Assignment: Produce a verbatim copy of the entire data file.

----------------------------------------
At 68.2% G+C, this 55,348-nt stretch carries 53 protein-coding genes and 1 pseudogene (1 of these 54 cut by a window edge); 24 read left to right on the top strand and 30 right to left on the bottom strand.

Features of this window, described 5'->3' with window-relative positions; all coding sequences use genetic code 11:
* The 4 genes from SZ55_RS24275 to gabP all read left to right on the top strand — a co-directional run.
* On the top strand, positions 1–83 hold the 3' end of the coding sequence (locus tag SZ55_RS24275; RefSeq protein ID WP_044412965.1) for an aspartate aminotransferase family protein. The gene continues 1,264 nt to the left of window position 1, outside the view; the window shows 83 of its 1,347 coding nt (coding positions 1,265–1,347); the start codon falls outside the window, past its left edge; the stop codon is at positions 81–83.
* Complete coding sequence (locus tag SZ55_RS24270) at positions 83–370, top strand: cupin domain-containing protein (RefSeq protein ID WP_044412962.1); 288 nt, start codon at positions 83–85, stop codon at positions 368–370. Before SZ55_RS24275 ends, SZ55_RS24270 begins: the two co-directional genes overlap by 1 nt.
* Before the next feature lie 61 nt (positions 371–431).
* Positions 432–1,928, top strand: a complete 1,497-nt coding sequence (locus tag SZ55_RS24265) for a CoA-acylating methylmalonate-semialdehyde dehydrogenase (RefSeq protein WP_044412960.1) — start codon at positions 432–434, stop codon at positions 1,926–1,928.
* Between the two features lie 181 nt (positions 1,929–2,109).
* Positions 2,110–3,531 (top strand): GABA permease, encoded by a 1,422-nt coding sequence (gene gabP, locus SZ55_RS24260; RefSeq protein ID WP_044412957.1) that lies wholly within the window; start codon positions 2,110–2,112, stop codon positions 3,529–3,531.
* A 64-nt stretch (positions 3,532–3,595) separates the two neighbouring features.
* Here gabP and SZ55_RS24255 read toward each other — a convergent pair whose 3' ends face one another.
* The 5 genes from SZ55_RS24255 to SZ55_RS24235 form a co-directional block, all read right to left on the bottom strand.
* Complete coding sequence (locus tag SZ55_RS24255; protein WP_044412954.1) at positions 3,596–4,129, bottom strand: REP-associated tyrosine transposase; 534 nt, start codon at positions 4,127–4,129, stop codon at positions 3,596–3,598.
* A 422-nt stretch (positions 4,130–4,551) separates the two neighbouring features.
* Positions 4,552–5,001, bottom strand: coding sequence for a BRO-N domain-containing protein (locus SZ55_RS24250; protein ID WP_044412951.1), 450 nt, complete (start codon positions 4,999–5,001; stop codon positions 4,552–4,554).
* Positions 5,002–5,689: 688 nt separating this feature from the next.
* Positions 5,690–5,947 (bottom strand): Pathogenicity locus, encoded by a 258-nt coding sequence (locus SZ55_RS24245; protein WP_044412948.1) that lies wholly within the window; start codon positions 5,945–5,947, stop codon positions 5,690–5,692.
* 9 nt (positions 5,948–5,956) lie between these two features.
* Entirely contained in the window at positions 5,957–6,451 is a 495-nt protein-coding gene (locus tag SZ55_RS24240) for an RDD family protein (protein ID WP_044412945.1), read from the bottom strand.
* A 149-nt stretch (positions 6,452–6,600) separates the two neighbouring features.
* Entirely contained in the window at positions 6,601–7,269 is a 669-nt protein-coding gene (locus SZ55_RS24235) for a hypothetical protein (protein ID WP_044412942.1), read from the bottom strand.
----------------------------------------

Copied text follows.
At 68.2% G+C, this 55,348-nt stretch carries 53 protein-coding genes and 1 pseudogene (1 of these 54 cut by a window edge); 24 read left to right on the top strand and 30 right to left on the bottom strand.

Features of this window, described 5'->3' with window-relative positions; all coding sequences use genetic code 11:
* The 4 genes from SZ55_RS24275 to gabP all read left to right on the top strand — a co-directional run.
* On the top strand, positions 1–83 hold the 3' end of the coding sequence (locus tag SZ55_RS24275; RefSeq protein ID WP_044412965.1) for an aspartate aminotransferase family protein. The gene continues 1,264 nt to the left of window position 1, outside the view; the window shows 83 of its 1,347 coding nt (coding positions 1,265–1,347); the start codon falls outside the window, past its left edge; the stop codon is at positions 81–83.
* Complete coding sequence (locus tag SZ55_RS24270) at positions 83–370, top strand: cupin domain-containing protein (RefSeq protein ID WP_044412962.1); 288 nt, start codon at positions 83–85, stop codon at positions 368–370. Before SZ55_RS24275 ends, SZ55_RS24270 begins: the two co-directional genes overlap by 1 nt.
* Before the next feature lie 61 nt (positions 371–431).
* Positions 432–1,928, top strand: a complete 1,497-nt coding sequence (locus tag SZ55_RS24265) for a CoA-acylating methylmalonate-semialdehyde dehydrogenase (RefSeq protein WP_044412960.1) — start codon at positions 432–434, stop codon at positions 1,926–1,928.
* Between the two features lie 181 nt (positions 1,929–2,109).
* Positions 2,110–3,531 (top strand): GABA permease, encoded by a 1,422-nt coding sequence (gene gabP, locus SZ55_RS24260; RefSeq protein ID WP_044412957.1) that lies wholly within the window; start codon positions 2,110–2,112, stop codon positions 3,529–3,531.
* A 64-nt stretch (positions 3,532–3,595) separates the two neighbouring features.
* Here gabP and SZ55_RS24255 read toward each other — a convergent pair whose 3' ends face one another.
* The 5 genes from SZ55_RS24255 to SZ55_RS24235 form a co-directional block, all read right to left on the bottom strand.
* Complete coding sequence (locus tag SZ55_RS24255; protein WP_044412954.1) at positions 3,596–4,129, bottom strand: REP-associated tyrosine transposase; 534 nt, start codon at positions 4,127–4,129, stop codon at positions 3,596–3,598.
* A 422-nt stretch (positions 4,130–4,551) separates the two neighbouring features.
* Positions 4,552–5,001, bottom strand: coding sequence for a BRO-N domain-containing protein (locus SZ55_RS24250; protein ID WP_044412951.1), 450 nt, complete (start codon positions 4,999–5,001; stop codon positions 4,552–4,554).
* Positions 5,002–5,689: 688 nt separating this feature from the next.
* Positions 5,690–5,947 (bottom strand): Pathogenicity locus, encoded by a 258-nt coding sequence (locus SZ55_RS24245; protein WP_044412948.1) that lies wholly within the window; start codon positions 5,945–5,947, stop codon positions 5,690–5,692.
* 9 nt (positions 5,948–5,956) lie between these two features.
* Entirely contained in the window at positions 5,957–6,451 is a 495-nt protein-coding gene (locus tag SZ55_RS24240) for an RDD family protein (protein ID WP_044412945.1), read from the bottom strand.
* A 149-nt stretch (positions 6,452–6,600) separates the two neighbouring features.
* Entirely contained in the window at positions 6,601–7,269 is a 669-nt protein-coding gene (locus SZ55_RS24235) for a hypothetical protein (protein ID WP_044412942.1), read from the bottom strand.